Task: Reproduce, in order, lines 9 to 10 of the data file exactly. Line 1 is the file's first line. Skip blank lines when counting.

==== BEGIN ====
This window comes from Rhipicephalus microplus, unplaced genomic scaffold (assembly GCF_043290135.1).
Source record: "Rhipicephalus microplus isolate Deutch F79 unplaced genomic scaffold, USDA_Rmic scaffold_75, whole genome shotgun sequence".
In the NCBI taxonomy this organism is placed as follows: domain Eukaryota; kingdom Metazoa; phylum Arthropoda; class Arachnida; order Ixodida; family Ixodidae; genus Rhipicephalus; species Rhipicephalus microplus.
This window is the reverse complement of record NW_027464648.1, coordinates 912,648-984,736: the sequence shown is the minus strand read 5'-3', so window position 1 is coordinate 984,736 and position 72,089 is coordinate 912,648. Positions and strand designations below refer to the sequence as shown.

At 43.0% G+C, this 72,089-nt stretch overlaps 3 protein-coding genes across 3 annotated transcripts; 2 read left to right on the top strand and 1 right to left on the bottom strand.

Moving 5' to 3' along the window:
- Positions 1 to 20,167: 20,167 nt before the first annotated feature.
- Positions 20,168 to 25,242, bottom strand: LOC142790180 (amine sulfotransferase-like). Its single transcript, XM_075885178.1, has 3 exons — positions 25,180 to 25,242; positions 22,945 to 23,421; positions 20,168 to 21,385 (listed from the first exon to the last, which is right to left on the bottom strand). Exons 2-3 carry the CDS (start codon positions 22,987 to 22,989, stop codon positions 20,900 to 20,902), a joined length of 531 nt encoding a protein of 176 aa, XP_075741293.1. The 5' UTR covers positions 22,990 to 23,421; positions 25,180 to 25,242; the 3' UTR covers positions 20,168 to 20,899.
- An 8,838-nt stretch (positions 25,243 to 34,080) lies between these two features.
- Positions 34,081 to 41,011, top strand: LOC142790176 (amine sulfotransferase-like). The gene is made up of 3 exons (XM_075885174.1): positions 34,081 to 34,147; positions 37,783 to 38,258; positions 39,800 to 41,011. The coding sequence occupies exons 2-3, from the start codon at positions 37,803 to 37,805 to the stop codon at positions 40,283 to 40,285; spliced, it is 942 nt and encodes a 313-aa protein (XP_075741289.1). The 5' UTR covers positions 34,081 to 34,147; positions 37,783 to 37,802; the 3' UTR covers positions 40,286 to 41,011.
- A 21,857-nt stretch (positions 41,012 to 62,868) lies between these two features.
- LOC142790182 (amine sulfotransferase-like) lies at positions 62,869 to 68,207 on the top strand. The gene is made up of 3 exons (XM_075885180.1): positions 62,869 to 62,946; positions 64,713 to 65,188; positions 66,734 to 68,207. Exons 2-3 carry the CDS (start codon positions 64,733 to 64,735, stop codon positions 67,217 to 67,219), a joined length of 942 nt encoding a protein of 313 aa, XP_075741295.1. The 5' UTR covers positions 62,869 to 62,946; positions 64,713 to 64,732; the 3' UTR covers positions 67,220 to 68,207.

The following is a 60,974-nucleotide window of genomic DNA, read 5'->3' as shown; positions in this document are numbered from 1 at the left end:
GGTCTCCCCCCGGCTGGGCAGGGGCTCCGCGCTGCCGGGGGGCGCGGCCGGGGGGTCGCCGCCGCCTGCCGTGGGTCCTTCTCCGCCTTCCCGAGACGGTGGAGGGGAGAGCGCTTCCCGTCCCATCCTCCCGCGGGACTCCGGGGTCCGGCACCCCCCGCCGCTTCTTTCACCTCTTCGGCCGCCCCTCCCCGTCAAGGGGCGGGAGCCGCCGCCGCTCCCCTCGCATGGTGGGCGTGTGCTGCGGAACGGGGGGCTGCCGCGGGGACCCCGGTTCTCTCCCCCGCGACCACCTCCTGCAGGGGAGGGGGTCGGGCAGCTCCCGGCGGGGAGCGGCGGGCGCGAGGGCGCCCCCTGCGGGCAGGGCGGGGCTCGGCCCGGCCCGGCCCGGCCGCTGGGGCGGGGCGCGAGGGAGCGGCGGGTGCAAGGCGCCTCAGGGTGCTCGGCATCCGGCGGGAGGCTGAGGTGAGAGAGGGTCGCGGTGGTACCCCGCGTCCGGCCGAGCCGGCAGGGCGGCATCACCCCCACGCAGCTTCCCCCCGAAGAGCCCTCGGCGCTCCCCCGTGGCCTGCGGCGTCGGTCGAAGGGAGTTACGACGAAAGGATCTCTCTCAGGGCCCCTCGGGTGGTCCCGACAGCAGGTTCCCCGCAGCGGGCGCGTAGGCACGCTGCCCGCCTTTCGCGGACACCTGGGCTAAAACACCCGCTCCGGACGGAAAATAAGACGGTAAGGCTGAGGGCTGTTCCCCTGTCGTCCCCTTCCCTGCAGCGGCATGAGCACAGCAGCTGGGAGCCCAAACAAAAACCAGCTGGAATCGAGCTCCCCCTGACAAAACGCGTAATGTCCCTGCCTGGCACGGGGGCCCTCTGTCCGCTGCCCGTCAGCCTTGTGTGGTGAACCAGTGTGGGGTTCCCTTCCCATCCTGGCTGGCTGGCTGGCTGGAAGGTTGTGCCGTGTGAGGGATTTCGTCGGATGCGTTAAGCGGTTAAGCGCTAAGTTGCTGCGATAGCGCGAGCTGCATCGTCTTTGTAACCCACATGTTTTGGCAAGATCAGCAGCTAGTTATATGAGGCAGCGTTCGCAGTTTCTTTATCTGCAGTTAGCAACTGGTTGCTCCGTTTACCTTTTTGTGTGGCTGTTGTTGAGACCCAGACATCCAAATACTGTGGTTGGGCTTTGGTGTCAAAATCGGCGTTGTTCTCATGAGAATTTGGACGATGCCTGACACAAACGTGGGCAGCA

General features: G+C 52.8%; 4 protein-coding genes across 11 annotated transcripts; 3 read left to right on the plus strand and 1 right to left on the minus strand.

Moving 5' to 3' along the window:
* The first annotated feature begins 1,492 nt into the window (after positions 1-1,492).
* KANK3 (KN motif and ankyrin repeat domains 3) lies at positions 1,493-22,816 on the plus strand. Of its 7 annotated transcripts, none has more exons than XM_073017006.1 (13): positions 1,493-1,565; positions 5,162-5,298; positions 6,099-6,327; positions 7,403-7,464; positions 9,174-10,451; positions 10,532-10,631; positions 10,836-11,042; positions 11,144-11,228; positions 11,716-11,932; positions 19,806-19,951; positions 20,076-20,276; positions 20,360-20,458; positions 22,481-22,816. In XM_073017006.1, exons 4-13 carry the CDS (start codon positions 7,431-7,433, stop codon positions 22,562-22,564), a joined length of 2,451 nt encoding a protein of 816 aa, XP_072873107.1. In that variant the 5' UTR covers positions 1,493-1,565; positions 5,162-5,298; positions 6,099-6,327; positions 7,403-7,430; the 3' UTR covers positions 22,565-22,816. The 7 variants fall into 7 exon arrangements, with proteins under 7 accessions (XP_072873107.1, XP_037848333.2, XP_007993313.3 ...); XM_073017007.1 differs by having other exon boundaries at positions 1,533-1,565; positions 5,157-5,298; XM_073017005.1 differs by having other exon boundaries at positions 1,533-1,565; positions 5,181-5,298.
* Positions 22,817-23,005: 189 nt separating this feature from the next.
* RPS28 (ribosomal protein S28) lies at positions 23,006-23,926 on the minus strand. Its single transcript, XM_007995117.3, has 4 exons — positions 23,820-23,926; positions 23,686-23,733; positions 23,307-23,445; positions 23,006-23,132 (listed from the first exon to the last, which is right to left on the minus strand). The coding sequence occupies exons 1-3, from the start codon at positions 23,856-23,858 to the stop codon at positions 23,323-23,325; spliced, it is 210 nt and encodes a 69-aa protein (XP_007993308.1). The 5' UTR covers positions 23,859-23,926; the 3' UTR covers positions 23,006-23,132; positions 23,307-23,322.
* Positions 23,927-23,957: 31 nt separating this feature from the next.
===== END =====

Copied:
- An 8,838-nt stretch (positions 25,243 to 34,080) lies between these two features.
- Positions 34,081 to 41,011, top strand: LOC142790176 (amine sulfotransferase-like). The gene is made up of 3 exons (XM_075885174.1): positions 34,081 to 34,147; positions 37,783 to 38,258; positions 39,800 to 41,011. The coding sequence occupies exons 2-3, from the start codon at positions 37,803 to 37,805 to the stop codon at positions 40,283 to 40,285; spliced, it is 942 nt and encodes a 313-aa protein (XP_075741289.1). The 5' UTR covers positions 34,081 to 34,147; positions 37,783 to 37,802; the 3' UTR covers positions 40,286 to 41,011.